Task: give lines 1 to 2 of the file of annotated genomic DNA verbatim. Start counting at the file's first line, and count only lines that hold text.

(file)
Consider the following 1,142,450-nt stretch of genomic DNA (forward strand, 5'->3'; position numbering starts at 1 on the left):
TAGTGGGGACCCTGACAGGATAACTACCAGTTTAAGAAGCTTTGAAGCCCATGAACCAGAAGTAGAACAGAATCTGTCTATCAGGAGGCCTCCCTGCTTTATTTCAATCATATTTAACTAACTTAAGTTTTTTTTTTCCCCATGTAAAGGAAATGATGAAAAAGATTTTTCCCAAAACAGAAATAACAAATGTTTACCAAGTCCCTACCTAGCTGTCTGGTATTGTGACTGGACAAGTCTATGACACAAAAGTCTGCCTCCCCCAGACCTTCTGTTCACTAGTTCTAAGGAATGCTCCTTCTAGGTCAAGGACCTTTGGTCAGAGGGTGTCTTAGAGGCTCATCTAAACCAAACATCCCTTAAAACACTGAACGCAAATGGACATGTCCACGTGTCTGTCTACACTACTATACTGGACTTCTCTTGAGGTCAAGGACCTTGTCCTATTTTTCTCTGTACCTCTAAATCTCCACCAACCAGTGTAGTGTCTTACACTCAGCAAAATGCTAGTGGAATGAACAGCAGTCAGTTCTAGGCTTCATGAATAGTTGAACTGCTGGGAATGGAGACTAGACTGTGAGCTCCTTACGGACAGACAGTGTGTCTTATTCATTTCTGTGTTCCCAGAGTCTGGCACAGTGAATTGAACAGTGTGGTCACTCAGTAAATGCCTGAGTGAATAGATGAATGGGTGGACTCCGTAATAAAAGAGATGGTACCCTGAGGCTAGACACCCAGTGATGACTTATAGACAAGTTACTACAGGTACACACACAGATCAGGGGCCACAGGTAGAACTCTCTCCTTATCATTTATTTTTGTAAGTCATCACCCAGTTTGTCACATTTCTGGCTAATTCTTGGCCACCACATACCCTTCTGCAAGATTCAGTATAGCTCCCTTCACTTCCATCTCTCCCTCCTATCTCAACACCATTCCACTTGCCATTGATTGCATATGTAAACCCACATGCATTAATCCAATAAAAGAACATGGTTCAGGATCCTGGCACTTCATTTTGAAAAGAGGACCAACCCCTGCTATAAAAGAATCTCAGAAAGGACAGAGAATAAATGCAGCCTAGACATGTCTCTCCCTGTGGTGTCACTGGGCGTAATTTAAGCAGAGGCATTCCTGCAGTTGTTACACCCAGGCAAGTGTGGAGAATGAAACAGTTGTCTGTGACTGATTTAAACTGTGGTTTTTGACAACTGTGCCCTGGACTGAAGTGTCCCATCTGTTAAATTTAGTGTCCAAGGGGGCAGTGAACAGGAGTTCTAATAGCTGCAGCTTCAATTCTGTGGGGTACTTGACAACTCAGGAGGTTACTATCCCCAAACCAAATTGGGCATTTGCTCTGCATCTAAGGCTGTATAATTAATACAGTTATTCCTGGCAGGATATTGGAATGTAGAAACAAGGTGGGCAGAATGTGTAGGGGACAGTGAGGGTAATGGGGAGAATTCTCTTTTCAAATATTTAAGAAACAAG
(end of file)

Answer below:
Consider the following 1,142,450-nt stretch of genomic DNA (forward strand, 5'->3'; position numbering starts at 1 on the left):
TAGTGGGGACCCTGACAGGATAACTACCAGTTTAAGAAGCTTTGAAGCCCATGAACCAGAAGTAGAACAGAATCTGTCTATCAGGAGGCCTCCCTGCTTTATTTCAATCATATTTAACTAACTTAAGTTTTTTTTTTCCCCATGTAAAGGAAATGATGAAAAAGATTTTTCCCAAAACAGAAATAACAAATGTTTACCAAGTCCCTACCTAGCTGTCTGGTATTGTGACTGGACAAGTCTATGACACAAAAGTCTGCCTCCCCCAGACCTTCTGTTCACTAGTTCTAAGGAATGCTCCTTCTAGGTCAAGGACCTTTGGTCAGAGGGTGTCTTAGAGGCTCATCTAAACCAAACATCCCTTAAAACACTGAACGCAAATGGACATGTCCACGTGTCTGTCTACACTACTATACTGGACTTCTCTTGAGGTCAAGGACCTTGTCCTATTTTTCTCTGTACCTCTAAATCTCCACCAACCAGTGTAGTGTCTTACACTCAGCAAAATGCTAGTGGAATGAACAGCAGTCAGTTCTAGGCTTCATGAATAGTTGAACTGCTGGGAATGGAGACTAGACTGTGAGCTCCTTACGGACAGACAGTGTGTCTTATTCATTTCTGTGTTCCCAGAGTCTGGCACAGTGAATTGAACAGTGTGGTCACTCAGTAAATGCCTGAGTGAATAGATGAATGGGTGGACTCCGTAATAAAAGAGATGGTACCCTGAGGCTAGACACCCAGTGATGACTTATAGACAAGTTACTACAGGTACACACACAGATCAGGGGCCACAGGTAGAACTCTCTCCTTATCATTTATTTTTGTAAGTCATCACCCAGTTTGTCACATTTCTGGCTAATTCTTGGCCACCACATACCCTTCTGCAAGATTCAGTATAGCTCCCTTCACTTCCATCTCTCCCTCCTATCTCAACACCATTCCACTTGCCATTGATTGCATATGTAAACCCACATGCATTAATCCAATAAAAGAACATGGTTCAGGATCCTGGCACTTCATTTTGAAAAGAGGACCAACCCCTGCTATAAAAGAATCTCAGAAAGGACAGAGAATAAATGCAGCCTAGACATGTCTCTCCCTGTGGTGTCACTGGGCGTAATTTAAGCAGAGGCATTCCTGCAGTTGTTACACCCAGGCAAGTGTGGAGAATGAAACAGTTGTCTGTGACTGATTTAAACTGTGGTTTTTGACAACTGTGCCCTGGACTGAAGTGTCCCATCTGTTAAATTTAGTGTCCAAGGGGGCAGTGAACAGGAGTTCTAATAGCTGCAGCTTCAATTCTGTGGGGTACTTGACAACTCAGGAGGTTACTATCCCCAAACCAAATTGGGCATTTGCTCTGCATCTAAGGCTGTATAATTAATACAGTTATTCCTGGCAGGATATTGGAATGTAGAAACAAGGTGGGCAGAATGTGTAGGGGACAGTGAGGGTAATGGGGAGAATTCTCTTTTCAAATATTTAAGAAACAAG